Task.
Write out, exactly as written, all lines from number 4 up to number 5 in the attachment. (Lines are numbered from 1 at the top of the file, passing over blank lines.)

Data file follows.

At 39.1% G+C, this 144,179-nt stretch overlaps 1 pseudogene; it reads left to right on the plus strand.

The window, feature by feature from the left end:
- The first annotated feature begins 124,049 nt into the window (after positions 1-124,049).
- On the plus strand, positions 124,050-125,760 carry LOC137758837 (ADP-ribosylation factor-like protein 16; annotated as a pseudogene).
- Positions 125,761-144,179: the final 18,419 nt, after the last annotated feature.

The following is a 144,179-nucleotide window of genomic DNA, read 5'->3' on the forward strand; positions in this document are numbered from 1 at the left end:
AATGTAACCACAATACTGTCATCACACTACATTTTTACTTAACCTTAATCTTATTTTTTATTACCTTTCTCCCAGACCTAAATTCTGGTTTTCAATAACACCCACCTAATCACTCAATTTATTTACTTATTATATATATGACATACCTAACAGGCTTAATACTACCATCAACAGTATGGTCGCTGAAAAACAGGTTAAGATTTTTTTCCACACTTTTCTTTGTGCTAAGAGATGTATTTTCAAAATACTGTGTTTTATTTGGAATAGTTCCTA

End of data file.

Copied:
- On the plus strand, positions 124,050-125,760 carry LOC137758837 (ADP-ribosylation factor-like protein 16; annotated as a pseudogene).
- Positions 125,761-144,179: the final 18,419 nt, after the last annotated feature.